On the opposite spectrum, I joined writers’ groups where the entire focus was promotion. No one discussed other books they’d read or even really supported each other’s work. Those groups were great for networking and finding marketing ideas but they never had a welcoming feel for me.
Through Facebook, as well as reading other indie authors’ books, I began to build a small network of very good friends who were having the same problem finding a comfortable place to express themselves. Since I wasn’t the only one searching for this, I decided to build us that place. Stacy Juba and Maria Savva agreed to come in as moderators. As I was building the site, they gave me tremendous support and insight. They each played a large part in helping to create what we have today.
The site – http://www.bestsellerbound.com/ – is designed as a reader and/or writer friendly environment. I’ve met some of the most amazing people through the site and the support I receive there is irreplaceable. I designed and maintain the site but it’s the members who make it work so perfectly.
Thank you Darcia! And now on to the Meet an Author Monday Blog Hop, hosted by Lisa Sanchez.
19 thoughts on “Darcia Helle: Review and Interview”
Thanks so much for hosting me today, Jen!
My pleasure, Darcia! Good to get to know you better. 🙂
Wonderful Interview! Thanks, Jen! Thanks, Darcia!
Thank you, Kelsey! Check out Bestseller Bound if you're interested.
Great interview, Jen; Darcia is a wonderful writer, and tremendous friend. I've enjoyed knowing her, since finding BestsellerBound, and I've read two of her books – 'The Cutting Edge', and today's feature E&P.A reader cannot go wrong with a Darcia Helle book. They are outstanding.
Wow, Joel, thank you so much for your kind words. That feeling is mutual. (And Caraliza still haunts me!)
Hey, thanks for sharing, JL! This sounds like a very interesting book on an unexpected topic. I'll add it to my list~ :o)
Great interview, Darcia & Jen :)I've read Enemies and Playmates and The Cutting Edge, and they're both 5 star reads, highly recommended! I'm looking forward to reading Darcia's other books.
Wonderful interview! I've read several of Darcia's books so far and what a talented, prolific author, not to mention a great supporter and friend to indie writers!
Enemies and Playmates is on my TBR list. I recently read No Justice and loved it, so I'm looking forward to this. Nice interview, ladies.
Joel, thanks for stopping by. The Cutting Edge sounds even more appealing after I found out Darcia's former profession as hair stylist.LTM, you'll enjoy it!Maria, nice to see you and I'm glad you joined the Blog Hop.Stacy, I'm impressed by Darcia's prolific writing! She is a great friend to indie writers.Jenny, No Justice sounds really good too. Thanks for visiting, Bestseller Bound peeps!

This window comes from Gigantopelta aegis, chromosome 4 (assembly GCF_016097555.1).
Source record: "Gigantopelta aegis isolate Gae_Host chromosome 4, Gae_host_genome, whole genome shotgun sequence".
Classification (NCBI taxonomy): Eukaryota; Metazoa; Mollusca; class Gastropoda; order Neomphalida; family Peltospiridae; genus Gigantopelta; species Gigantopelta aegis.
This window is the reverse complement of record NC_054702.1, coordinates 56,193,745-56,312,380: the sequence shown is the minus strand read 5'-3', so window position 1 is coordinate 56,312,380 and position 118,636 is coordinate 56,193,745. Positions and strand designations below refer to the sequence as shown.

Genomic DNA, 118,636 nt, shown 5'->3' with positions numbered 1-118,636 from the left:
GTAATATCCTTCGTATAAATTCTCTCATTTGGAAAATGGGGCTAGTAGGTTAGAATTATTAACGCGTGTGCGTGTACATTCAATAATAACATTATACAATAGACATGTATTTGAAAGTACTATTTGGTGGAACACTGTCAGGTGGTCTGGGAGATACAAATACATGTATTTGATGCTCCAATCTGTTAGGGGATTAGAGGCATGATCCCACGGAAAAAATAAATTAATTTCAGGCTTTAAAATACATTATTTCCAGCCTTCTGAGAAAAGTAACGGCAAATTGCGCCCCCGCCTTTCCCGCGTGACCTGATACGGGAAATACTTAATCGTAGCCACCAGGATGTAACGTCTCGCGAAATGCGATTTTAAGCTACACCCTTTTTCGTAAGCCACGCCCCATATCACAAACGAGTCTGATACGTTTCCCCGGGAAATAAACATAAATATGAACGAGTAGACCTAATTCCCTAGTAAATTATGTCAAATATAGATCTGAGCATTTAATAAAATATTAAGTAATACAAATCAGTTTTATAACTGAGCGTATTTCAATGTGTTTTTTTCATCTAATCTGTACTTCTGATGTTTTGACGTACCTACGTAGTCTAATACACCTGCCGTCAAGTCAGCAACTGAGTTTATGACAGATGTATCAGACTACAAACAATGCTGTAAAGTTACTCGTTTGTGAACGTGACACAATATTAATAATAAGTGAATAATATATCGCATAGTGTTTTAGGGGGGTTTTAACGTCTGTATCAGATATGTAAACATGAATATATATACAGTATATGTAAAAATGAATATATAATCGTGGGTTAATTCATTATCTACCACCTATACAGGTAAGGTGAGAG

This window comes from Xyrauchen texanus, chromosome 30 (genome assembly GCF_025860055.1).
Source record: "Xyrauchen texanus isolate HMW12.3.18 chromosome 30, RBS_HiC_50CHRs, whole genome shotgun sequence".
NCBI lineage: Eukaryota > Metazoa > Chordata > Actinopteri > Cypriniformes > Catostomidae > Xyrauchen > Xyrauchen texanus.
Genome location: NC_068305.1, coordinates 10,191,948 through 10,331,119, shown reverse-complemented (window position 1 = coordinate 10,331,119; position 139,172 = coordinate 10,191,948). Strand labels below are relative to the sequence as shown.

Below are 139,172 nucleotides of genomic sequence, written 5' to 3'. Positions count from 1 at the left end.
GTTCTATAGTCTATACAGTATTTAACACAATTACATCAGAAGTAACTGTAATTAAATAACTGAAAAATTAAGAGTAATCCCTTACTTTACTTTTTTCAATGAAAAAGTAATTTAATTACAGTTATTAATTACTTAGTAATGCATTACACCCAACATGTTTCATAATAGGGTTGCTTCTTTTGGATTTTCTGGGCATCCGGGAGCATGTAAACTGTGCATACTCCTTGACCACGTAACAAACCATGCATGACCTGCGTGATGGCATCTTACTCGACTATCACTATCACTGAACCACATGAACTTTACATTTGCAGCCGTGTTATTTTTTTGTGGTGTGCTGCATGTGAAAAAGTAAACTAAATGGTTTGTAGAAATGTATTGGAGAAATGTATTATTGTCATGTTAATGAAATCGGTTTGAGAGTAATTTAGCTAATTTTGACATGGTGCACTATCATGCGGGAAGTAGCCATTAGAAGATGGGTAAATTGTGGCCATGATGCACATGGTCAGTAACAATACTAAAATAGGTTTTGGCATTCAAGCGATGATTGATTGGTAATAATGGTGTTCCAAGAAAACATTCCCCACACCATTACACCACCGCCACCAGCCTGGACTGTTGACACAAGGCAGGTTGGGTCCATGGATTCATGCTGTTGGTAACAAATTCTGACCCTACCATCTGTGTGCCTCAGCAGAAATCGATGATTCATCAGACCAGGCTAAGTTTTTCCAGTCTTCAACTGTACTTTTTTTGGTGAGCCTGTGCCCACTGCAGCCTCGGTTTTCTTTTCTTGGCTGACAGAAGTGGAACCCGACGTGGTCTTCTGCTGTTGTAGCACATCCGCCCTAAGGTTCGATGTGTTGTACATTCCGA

Thanks for stopping by, everyone! I feel like a rockstar today!
Such an interesting book and interview! Very interested to hear your experience with Amazon and Smashwords. It's funny how the unexpected can work better than those things that are planned. 🙂
Isn't that the truth, Liz. I'm glad it worked out very well for Darcia!
Liz, that is so true. A full year of networking and promoting couldn't do for me what Amazon did in those five days. Now if only we could figure out their secret formula for plucking ebooks out of obscurity, we'd have it made!
Hi Darcia; Hi Jen. What a great post! Interesting discussion on the pricing of indie books. It raises some interesting questions about unlawful competition (a growing and increasingly stringent branch of international law). Darcia, I’m sorry you’re dealing with a chronic illness, but I’m glad that you’ve found writing and a camaraderie with other writers through Bestseller Bound. 🙂 Your novels sound intriguing – human nature IS fascinating!
Hey Nix, blogger finally allowed you to comment, huh?I'm intrigued by your comment about unlawful competition. Does that have something to do with pricing the book as free?I'm glad Darcia has found writing too.
Hi Jen,The pricing talk rang a few warning bells in my head about competition law. In certain circumstances, it’s anti-competitive/illegal to sell a product at too low a price (e.g. below cost price), the idea being that it will put your (smaller) competitors out of business and result in a monopoly. It doesn’t seem as though it would apply to Indie authors, though, because they tend to have a very small turnover.Darcia raised a good point about the delicate balance: attracting readers in a (flooded) market vs de-valuing your novel by selling it at a price far below what it is worth (do readers doubt the value of books that are so cheap / free?) Darcia seems to have had success, though, in achieving name recognition and obtaining readers for her other, higher priced novels. 🙂
Ah, that makes sense. Thanks for the explanation, Counselor!